On June 29, 2021, the Federal Government passed Bill C-30, Budget Implementation Act, 2021, No. 1, introducing a number of changes impacting federally regulated workplaces and extending existing COVID-19 related economic measures.

Changes to the Canada Labour Code (“CLC”):

  • Child Death & Disappearance Leave: The maximum period of leave for a parent of a child who has disappeared increases from 52 to 104 weeks, and eligibility for the leave extends to parents of children under the age of 25 (previously capped at 18). One of the exceptions disallowing entitlement to this leave (i.e., where it is probable the child was party to the crime) has been amended so that it only applies where the child is 14 years of age or older at the time of the crime, and it is probable the child was party to the crime. This change came into effect on June 29, 2021.
  • Increase in Federal Minimum Wage: Beginning December 29, 2021, the federal minimum hourly wage rate will be increased to $15.00. On April 1st of each year following, the minimum hourly wage rate will be incrementally adjusted to account for inflation. Where a province or territory provides for a minimum wage that is greater than the federal minimum wage, employers are expected to pay the higher wage.
  • Extended COVID-19 Related Leave: The maximum number of weeks for unpaid leave for COVID-19 related caregiving duties increases from 38 weeks to 42 weeks. Bill C-30 repeals section 33.1(b) of the Canada Labour Code Regulations, which limited the number of weeks an employee could take for a COVID-19-related caregiver leave to 38 weeks. This change came into effect on June 29, 2021.
  • Extended Medical Leave: The maximum length of medical-related leaves under the CLC has increased from 17 weeks to 27 weeks. The amendments also add “quarantine” to the reasons for which an employee can take medical leave. This will come into force on a future date upon proclamation.

Changes to Employment Insurance Act (“EI”):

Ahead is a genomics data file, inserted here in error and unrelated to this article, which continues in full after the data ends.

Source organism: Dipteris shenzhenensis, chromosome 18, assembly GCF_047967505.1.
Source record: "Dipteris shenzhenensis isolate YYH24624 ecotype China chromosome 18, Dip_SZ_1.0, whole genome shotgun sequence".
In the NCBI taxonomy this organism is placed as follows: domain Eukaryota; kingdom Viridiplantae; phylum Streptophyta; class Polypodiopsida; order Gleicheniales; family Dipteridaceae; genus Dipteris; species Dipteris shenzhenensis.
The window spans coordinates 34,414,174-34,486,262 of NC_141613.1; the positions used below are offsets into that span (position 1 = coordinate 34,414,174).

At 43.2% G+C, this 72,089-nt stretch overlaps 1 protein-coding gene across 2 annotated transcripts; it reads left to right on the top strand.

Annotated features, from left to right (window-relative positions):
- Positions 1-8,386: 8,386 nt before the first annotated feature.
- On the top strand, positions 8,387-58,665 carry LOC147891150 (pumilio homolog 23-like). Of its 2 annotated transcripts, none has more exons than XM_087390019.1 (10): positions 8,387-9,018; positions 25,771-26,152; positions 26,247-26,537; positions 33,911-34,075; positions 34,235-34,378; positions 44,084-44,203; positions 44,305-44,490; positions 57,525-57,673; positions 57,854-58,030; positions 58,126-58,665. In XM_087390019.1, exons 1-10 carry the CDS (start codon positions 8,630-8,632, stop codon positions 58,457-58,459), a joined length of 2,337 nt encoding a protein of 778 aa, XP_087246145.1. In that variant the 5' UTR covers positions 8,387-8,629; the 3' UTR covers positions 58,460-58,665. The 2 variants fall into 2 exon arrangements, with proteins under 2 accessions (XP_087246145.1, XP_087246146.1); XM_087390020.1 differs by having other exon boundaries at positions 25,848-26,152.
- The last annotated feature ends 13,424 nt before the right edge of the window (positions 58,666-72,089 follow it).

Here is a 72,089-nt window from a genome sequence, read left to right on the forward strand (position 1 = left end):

• Increase in Maximum EI Sickness Benefits: The maximum number of weeks of employment insurance sickness benefits that may be paid because of illness, injury or quarantine increases from 15 weeks to 26 weeks. This change comes into force on a day to be fixed by order of the Governor in Council.
  • Treatment of Separation Payments: The EI Regulation is amended to clarify and simplify the rules around the treatment of money that is paid on separation, including severance and vacation pay. This will allow claimants to receive EI benefits at the same time. The amendments will remain in place for a one-year period beginning September 26, 2021.

Changes to the Canada Emergency Wage Subsidy (“CEWS”):

  • CEWS Extended to September 25, 2021: The qualifying claim period for CEWS has been extended until September 25, 2021. Additionally, for employees on leave with pay, (for example, “inactive” or “furloughed” employees), the CEWS will be extended until August 28, 2021.
  • Eligibility Criteria and Level of Subsidization: On July 4, 2021, the subsidy rate began to decrease in order to phase-out the program as the economy reopened. For Period 18 (July 4, 2021 – July 31, 2021), businesses will need to demonstrate that there was a decline in revenues of more than 10% in order to be eligible for the CEWS.
  • Repayment of CEWS for Certain Publicly Listed Corporations: Bill C-30 adds definitions for “executive compensation repayment amount” and “executive remuneration” to the ITA, as well as new sections 125.7 (14) and 125.7 (15), to introduce a CEWS repayment framework for certain publicly listed companies. Certain publicly listed corporations may need to repay some of or all of the CEWS that they received from June 6, 2021, onward, if i) a corporation has shares of capital stock that are listed or traded on a stock exchange or public market (or the corporation is controlled by such a publicly listed corporation); and ii) the total executive compensation paid to certain executives in 2021 exceeds the amount that was paid in 2019.